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    What Messages Do Our Gifts Convey? Gift Giving From a Psychotherapist’s Perspective

    In the Christmas season, we may read a lot about choosing perfect gifts. Yet we rarely consider the message that our gifts convey. This is the topic of a guest post written specially for you by Joanna Piekarska, a psychotherapist.

    How do we choose gifts?

    Some stores recommend gifts for specific groups of people: mothers, grandfathers, boyfriends… Others advise us to choose a gift that will match the taste and interests of its recipient. It’s a good idea to do so, provided that we know this person fairly well. Gift giving may also motivate us to learn more about our loved ones, ask about their dreams, passions, hobbies and interests… Yet today, I would like to show you the process of choosing gifts from a slightly different perspective. Ask yourselves a question:

    What message do I want to convey with my gift?

    What do we want to tell the recipients by giving our present? What feelings do these people evoke? What do we wish them? What do we want to support them with? What do we consider important in our relationship? Presents are one of the means to convey our feelings. In the Western culture, this can be easiest shown on the example of an engagement ring. This gift says: ‘I want to spend my life with you.’ This is also true for other gifts. Each present is a message that says: ‘I was thinking of you,’ ‘I wanted to give you something,’ ‘I care about you.’ What  other messages can gifts convey? It depends on what they are.

    What do our gifts say?

    When we buy a set of strings for a guitar player, we say: ‘I support your passion. Your music is cool!’ When we buy flight tickets to a dream destination of our loved one, we say: ‘You dreams are important to me, and I want you to make them come true’. We also say: ‘I know you well. I listen to what you say. I know what you like.’ When we buy a voucher to a beauty parlour for a tired young mother and offer to take care of her child when she’s absent, we say: ‘I want to give you an opportunity to have some rest, to relax on your own.’ And when we give someone a cake we baked, this may mean: ‘I wanted to indulge you, and I put my heart and soul into it.’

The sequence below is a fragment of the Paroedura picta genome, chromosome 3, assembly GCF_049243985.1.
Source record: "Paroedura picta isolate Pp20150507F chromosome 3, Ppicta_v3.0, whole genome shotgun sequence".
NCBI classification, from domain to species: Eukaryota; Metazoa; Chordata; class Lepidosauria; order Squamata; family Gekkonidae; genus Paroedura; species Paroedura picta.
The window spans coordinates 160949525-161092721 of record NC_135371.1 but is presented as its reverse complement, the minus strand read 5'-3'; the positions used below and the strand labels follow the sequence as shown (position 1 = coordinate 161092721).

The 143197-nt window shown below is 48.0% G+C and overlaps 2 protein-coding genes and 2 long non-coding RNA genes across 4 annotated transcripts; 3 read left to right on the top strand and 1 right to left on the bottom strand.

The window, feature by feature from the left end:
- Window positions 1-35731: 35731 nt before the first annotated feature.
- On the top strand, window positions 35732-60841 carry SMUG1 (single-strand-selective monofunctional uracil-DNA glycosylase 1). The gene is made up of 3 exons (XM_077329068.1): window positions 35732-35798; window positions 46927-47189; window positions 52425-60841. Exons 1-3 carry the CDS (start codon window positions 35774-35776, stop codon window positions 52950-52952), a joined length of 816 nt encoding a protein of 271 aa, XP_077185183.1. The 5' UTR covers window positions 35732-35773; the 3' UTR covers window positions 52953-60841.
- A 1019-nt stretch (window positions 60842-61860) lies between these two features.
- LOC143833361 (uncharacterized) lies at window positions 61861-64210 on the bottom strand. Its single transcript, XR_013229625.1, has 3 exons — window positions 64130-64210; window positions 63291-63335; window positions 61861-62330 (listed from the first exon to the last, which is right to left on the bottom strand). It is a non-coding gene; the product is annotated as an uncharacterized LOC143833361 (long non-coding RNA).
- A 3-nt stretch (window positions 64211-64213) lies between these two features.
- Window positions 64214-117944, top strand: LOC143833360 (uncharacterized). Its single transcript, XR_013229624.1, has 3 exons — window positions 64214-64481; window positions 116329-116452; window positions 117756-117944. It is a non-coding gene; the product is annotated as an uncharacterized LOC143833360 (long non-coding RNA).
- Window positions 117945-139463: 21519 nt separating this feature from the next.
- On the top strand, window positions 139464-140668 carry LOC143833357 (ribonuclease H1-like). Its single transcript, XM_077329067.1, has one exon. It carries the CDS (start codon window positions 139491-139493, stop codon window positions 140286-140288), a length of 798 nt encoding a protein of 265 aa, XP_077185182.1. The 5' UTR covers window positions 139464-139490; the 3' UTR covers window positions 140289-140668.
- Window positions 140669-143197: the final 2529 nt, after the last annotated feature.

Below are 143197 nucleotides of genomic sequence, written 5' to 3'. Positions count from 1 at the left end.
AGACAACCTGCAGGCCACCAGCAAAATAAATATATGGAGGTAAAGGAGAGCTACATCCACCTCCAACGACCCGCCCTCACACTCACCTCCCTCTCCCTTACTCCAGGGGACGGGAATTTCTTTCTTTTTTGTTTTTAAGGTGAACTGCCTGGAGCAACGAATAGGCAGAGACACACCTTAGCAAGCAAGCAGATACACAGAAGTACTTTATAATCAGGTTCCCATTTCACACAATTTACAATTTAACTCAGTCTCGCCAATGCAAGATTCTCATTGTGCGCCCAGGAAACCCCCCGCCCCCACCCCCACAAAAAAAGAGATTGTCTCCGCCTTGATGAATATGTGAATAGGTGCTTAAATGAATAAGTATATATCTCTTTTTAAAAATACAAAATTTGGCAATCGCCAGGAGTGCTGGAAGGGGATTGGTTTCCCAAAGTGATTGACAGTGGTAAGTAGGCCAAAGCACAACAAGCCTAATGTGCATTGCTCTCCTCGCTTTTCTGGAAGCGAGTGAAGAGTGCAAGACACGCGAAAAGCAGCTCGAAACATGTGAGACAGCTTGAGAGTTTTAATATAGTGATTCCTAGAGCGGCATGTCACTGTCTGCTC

Do we always understand the message right?

    Naturally, each present may be misunderstood. A diary received as a gift may be interpreted as: ‘They rub my nose in the fact that I’m badly organised.’ Luxurious cosmetics may lead the recipient into thinking: ‘Do they think I don’t take enough care of myself?’ That’s possible, but it makes no sense. This way the recipients deprive themselves of the pleasure of enjoying gifts. So it may happen that someone misinterprets their gift as criticism or a reproach. But it’s the risk we always have to take into consideration when we decide to give something more personal than a customary pair of socks or a Santa Claus candle.

    What should we do to give spot-on presents?

    Ask yourselves a question: ‘What message do I want to convey with my gift?’ It may help when you run out of ideas. This question may stimulate creativity and help you draw valuable conclusions related to your relationships. After all, that’s what gift giving is about: cultivating our relationships. Right?



    joanna-piekarska-autorka-bloga-notatki-terapeutyczneMy name is Joanna Piekarska. I’m a journalist, a mediator and a psychotherapist in training. On my blog notatkiterapeutyczne.pl I share my knowledge of psychotherapy in a simple and accessible way. I explain what psychotherapy is about, how it works and what it can help with. I answer questions, dispel misconceptions and encourage readers to reflect upon their feelings. I do it all because I strongly believe it is one of the best gifts we can give ourselves.


    This time instead of giving you my advice I have a question for you:

    Some creative gifts send a clear and direct message. With thank-you Merci chocolates you express your gratitude; on a heart-shaped word cloud, you write your best wishes for the newlyweds or a different person, and with a list of reasons why you like or love somebody you reinforce these traits or behaviours and let someone know they are important to you.

    My question is: what is the message conveyed by the following creative gifts:

    Treasure hunt?

    Photo calendar?

    Birthday magazine?

    Video clip for birthday?

    Song written and sung for someone?

    DIY board game?

    I am waiting for your suggestions in the comments below!


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